The two pushed through all obstacles, meeting impressed managers and employees along the way.
“We saved every cup from every Cook Out we went to and we took that stack of cups to each one,” McGaha said. “We had managers taking our picture and giving us free food. Cook Out posted something about it on their Facebook page, and some guy commented and said it was a great honeymoon idea.
“It’s not a good honeymoon idea. You feel like death the whole trip,” he said. “There was nothing about it that was fun, but I’m absolutely stoked to do it again. I already have dates for this fall.
McGaha will leave on Oct. 11 for the 2017 tour.
“We’re going to hit every Cook Out that’s left in Virginia,” he said. “There are about 30 there, so we’re going to get through all of those. It’s commitment.”
Some folks might think he’s crazy, but McGaha would argue that his hobby gives him a great opportunity to meet new people.
“When you tell people you’ve been to 103 Cook Outs, they don’t understand why anybody would do that,” McGaha said.
“I’m a youth pastor, and there are teenagers that will see me around town and say, ‘You’re the guy that loves Cook Out so much,’” he said. “When I get up and talk at chapel services, or FCAs or schools, I talk about how much I love Cheerwine and Cook Out and they get a laugh out of it. You can text anybody and say, ‘Hey, do you want to go to Cook Out and get a milkshake?’ and they’re always down for that. It’s a funny anecdote. The Cook Out thing is not the most important thing I do by any means, but it absolutely gives me leverage to talk to people.”
Cheerwine is another one of McGaha’s favorite things.
“One of the main things that drives my affection for Cook Out is that they have Cheerwine,” he said. “Cheerwine is the greatest beverage on earth. I actually have real-life friends that I met through the Cheerwine online fan club. I’m apart of the Cheerwine Tastemakers Association— people who taste new Cheerwine products and fill out surveys. Cheerwine is just so great. It’s red and it has double the amount of carbonation of a normal soda. It’s so good.”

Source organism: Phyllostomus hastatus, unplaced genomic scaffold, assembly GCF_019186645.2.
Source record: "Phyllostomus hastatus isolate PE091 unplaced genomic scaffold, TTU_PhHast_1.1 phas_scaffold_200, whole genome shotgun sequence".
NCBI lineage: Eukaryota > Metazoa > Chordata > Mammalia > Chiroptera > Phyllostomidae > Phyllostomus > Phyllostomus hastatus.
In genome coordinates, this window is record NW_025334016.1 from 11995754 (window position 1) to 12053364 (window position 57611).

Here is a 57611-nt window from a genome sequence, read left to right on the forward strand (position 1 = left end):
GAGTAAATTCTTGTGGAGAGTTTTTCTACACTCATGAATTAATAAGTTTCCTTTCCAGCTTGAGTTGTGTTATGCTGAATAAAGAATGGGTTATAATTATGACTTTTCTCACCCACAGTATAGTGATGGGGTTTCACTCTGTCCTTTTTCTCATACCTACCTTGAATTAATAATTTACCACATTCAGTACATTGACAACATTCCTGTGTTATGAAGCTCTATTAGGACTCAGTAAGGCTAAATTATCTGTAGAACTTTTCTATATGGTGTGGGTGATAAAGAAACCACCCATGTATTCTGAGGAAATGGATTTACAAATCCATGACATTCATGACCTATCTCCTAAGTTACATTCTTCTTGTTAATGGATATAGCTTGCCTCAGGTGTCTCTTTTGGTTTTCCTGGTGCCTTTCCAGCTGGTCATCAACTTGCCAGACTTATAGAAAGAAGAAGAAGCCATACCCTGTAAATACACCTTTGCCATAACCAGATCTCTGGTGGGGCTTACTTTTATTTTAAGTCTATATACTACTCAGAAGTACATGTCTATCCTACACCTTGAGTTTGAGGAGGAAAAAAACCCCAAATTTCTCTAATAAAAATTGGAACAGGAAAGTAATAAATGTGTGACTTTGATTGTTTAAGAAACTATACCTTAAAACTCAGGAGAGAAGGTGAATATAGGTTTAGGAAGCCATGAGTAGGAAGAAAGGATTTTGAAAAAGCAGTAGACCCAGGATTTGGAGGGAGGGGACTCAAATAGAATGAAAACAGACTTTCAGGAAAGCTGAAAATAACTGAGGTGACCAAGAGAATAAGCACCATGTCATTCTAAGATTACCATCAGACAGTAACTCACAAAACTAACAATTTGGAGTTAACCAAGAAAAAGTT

The Brevard native isn’t the only Cook Out super fan.
“There are people out there with Cook Out tattoos,” McGaha said. “My tattoo, I guess, would say ‘Body by Cook Out.’ It’s a cult following. You can go on the Cook Out Twitter and see people begging them to mail a tray to California or New York or wherever. The hype around Cook Out is real.”
Why is the hype real? That answer might be simpler than you think.
“It’s so cheap,” McGaha said. “The Cook Out in Mount Airy has trays for $3.99. You can’t beat that.”
His partner in crime, Langley, doesn’t go to Cook Out to save money, however.
“Wil gets a two hot dog tray with bacon and cheese on the hot dog and bacon and cheese on the fries. It’s $9.50,” McGaha said. “I did not know that was possible to spend $10 on one thing at Cook Out.”
With more than 100 Cook Outs remaining on the list, McGaha’s love for the restaurant hasn’t wavered.
“If I had to pick somewhere to eat for the rest of my life, it would be Cook Out,” McGaha said. “It’s the best value in fast food.”
firstname.lastname@example.org | 877-2076